Fourteen stories of an absent-minded professor, his madcap inventions and his long-suffering friends, vintage 1930 or thereabouts, and still causing laughter off the scale for today's youngsters. Being mistaken for a living waxwork, inventing a pancake machine and trying to borrow one book from 14 libraries in sequence are just some of the bizarre situations he finds himself in. Still funny after all these years, both boys pronounced it very funny.
Mar 15, 2016 rated it liked it  ·  review of another edition
Shelves: childrens
This was never an author or series that I read when I was young, and now I feel that I was missing out. I loved the bumbling professor, whose mad inventions never quite work out as he planned and who is forever losing his glasses. The writing is funny and very clever, with some great use of 'sound effects' to create the image of each adventure in your head. A great read that made me smile and put me in a good mood.
Adrian Buck
Oct 15, 2013 rated it really liked it  ·  review of another edition
Shelves: childrens
Bizarre, clichéd pre WWII world, a bit like Jeeves and Wooster for kids. Very difficult to read out loud - took me ages to realise Mrs Flittersnoop was Irish - but we got there in the end. My boy burst out laughing repeatedly, but not sure if that because he understood what was happening, or because he didn't. Now has a love of heath Robinson which can't be a bad thing.
Thomas Murphy
I loved these books as a kid and they helped inspire a different way of looking at the world in me.

I have never returned to the books as an adult and am almost frightened to do so. However, the eight year old deep inside me still has such very fond memories of the absurdity of all these books which used to make me laugh out loud.
Jessica Davis (Eckert)
I read this when I was in 4th grade and it was my favorite book that year. My 9 y o who is in 4th grade is not as impressed.
Absent-minded professor with many pairs of glasses does crazy experiments that often go off the rails.
Jul 30, 2011 rated it it was amazing  ·  review of another edition
This was a favourite while I was in the juniors. I think it was mostly becuase of Heath Robinson's illustrations. There was also a Professor Branestawm's Dictionary which was full of atrocious puns (things like Badminton Court referring to the capture of evil criminal Minton, etc.).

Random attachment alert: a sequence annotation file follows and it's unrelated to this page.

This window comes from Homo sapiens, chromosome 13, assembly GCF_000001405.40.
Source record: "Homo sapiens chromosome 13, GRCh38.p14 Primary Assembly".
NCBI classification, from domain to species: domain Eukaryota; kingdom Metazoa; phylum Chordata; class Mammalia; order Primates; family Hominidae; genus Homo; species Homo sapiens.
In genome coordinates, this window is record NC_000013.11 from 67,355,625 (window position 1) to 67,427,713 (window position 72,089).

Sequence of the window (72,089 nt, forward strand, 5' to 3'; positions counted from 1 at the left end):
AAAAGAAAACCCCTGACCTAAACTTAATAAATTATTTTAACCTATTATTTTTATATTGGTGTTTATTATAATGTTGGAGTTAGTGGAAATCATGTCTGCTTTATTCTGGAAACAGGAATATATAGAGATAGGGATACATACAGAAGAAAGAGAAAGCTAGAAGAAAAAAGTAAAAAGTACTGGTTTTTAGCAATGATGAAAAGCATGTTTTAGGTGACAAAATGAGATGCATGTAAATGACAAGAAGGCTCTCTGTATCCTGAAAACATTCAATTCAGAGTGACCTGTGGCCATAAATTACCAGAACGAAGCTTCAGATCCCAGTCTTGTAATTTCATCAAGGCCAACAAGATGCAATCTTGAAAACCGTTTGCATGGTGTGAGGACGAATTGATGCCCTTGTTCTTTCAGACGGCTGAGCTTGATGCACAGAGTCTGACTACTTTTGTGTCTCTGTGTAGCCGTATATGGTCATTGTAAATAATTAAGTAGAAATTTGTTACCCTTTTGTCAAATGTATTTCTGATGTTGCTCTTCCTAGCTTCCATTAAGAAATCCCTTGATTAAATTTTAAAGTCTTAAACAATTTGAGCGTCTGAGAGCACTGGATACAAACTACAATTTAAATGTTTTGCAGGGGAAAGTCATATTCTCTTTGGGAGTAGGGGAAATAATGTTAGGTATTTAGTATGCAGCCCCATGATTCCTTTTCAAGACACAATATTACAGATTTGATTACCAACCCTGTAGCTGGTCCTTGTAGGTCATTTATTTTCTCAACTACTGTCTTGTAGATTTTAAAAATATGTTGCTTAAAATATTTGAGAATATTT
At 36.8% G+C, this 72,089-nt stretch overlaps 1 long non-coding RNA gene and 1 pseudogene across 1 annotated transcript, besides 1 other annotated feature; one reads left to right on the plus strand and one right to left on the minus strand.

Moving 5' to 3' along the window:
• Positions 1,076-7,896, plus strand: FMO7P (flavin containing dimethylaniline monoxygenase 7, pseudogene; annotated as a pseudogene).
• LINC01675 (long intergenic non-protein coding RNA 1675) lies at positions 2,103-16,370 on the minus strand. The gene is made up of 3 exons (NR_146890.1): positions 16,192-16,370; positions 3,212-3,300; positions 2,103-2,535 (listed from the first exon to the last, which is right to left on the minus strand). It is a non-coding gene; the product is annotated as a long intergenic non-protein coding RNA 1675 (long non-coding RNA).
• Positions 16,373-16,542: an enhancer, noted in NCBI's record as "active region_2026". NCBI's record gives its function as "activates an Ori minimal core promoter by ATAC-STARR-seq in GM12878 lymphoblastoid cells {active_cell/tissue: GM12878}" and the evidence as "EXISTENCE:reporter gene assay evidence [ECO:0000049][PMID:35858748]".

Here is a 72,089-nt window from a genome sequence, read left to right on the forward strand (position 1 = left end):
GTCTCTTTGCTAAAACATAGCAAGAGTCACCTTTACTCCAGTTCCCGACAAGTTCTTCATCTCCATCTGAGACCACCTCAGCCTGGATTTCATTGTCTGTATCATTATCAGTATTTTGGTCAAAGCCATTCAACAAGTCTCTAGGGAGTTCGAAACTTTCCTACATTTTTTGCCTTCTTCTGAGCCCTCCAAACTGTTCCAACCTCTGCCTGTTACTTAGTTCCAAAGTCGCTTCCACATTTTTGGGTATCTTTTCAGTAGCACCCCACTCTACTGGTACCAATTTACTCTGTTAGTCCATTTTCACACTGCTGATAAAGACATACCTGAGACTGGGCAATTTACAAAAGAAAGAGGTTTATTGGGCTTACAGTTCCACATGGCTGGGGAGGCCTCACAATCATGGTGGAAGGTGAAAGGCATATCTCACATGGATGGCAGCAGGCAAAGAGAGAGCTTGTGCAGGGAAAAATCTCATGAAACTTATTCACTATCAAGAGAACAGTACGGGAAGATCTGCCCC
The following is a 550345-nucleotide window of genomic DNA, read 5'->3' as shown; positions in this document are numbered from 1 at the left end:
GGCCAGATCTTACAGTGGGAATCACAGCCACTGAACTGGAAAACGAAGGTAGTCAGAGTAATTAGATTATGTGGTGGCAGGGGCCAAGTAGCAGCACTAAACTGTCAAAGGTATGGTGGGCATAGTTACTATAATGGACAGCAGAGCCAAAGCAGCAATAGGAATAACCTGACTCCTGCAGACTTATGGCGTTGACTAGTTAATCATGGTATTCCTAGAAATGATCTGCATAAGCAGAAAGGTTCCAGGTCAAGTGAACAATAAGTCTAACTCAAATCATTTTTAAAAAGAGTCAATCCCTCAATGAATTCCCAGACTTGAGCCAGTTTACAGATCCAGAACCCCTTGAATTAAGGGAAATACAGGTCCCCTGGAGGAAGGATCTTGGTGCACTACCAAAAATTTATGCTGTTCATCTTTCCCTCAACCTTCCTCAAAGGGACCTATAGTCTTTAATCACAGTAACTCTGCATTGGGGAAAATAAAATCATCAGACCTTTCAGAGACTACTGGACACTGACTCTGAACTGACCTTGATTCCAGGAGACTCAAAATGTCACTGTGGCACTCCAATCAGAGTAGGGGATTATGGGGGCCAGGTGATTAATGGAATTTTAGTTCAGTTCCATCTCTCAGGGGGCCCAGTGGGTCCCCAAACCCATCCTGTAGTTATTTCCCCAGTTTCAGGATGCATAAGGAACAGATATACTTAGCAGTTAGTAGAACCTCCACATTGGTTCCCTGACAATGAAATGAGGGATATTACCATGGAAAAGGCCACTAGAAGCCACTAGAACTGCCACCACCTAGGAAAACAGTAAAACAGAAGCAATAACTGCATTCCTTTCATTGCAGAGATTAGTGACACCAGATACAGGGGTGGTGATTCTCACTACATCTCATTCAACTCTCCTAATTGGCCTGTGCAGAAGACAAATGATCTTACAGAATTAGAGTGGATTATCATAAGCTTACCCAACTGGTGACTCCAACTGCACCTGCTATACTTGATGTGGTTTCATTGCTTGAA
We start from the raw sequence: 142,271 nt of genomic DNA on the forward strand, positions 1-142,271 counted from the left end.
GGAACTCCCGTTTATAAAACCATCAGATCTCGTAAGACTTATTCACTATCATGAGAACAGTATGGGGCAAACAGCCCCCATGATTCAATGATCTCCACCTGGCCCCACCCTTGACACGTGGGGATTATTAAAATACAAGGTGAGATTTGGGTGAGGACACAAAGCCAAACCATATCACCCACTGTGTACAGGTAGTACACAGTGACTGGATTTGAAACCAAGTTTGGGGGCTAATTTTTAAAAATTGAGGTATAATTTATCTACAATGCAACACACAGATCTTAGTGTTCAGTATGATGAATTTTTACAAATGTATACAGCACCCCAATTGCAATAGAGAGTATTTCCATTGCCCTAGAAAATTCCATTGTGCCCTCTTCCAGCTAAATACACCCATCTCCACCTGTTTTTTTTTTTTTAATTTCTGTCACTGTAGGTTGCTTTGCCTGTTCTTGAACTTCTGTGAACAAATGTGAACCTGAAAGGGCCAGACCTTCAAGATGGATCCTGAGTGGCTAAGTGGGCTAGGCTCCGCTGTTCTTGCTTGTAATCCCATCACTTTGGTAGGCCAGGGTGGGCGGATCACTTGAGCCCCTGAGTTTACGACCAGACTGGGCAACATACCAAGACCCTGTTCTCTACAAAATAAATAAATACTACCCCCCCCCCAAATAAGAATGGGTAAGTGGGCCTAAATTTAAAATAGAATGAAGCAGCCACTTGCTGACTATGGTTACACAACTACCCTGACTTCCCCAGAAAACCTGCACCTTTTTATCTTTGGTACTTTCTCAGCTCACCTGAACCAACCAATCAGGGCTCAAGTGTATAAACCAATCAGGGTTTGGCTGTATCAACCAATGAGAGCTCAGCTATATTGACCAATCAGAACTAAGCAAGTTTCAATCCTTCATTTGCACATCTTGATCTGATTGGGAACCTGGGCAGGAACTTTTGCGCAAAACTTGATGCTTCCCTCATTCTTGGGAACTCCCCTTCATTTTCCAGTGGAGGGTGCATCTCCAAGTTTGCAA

Brilliant, so glad I found this. About to start reading it to my 6 year old son...

If its half as good as I.remembet its well worth the 5 stars.. My son loved this and insists I read him more branestawm as soon as I can!
Samad norooziyan
May 29, 2007 rated it really liked it  ·  review of another edition
اين كتاب براي مني كه تازه كتاب خوندن رو شروع كرده بودم اونم تو سن نوجواني خيلي خيلي جالب بود،بخصوص اينكه علاقه خاصي به فيلم هاي علمي هم داشتم و با اين كتاب به دنياي كتاب هاي عليم تخيلي پا گذاشتم،البته اونقدر عليم يو تخيلي نبود ولي خوب براي من كتاب بزرگي بود
Feb 01, 2008 rated it it was amazing  ·  review of another edition
One of my most favorite childhood books.
Aidan Michael
Sep 09, 2014 rated it it was amazing  ·  review of another edition
It only took one hour and thirty minutes to read it. Mr. Professor Branestawm is always inventing things and forgetting things.He is a complete artist
and he is extremely smart .
Feb 24, 2013 rated it really liked it  ·  review of another edition
Shelves: owned
Dated but fun; I read this as a child, forgot about it and was reminded in a bookstore when I saw this and two others.
Feb 27, 2015 rated it really liked it  ·  review of another edition
Funny and easy book. its a great book with lot's of funny moments in it. i think children will love this book and adults will enjoy it as an easy read.
Very much enjoyed this with Charlie - he chuckled lots and it led to a few serious discussions too.
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Hunter wrote popular books on writing for advertising, brain-teasers and conjuring among many others. His career started as an advertising copywriter and in the 1930s he was performing as a stage magician in Bournemouth.
It was at this time he started to write the Professor Branestawm series, originally intended for radio. The books were published in hardback, with the first illustrated by W.
More about Norman Hunter...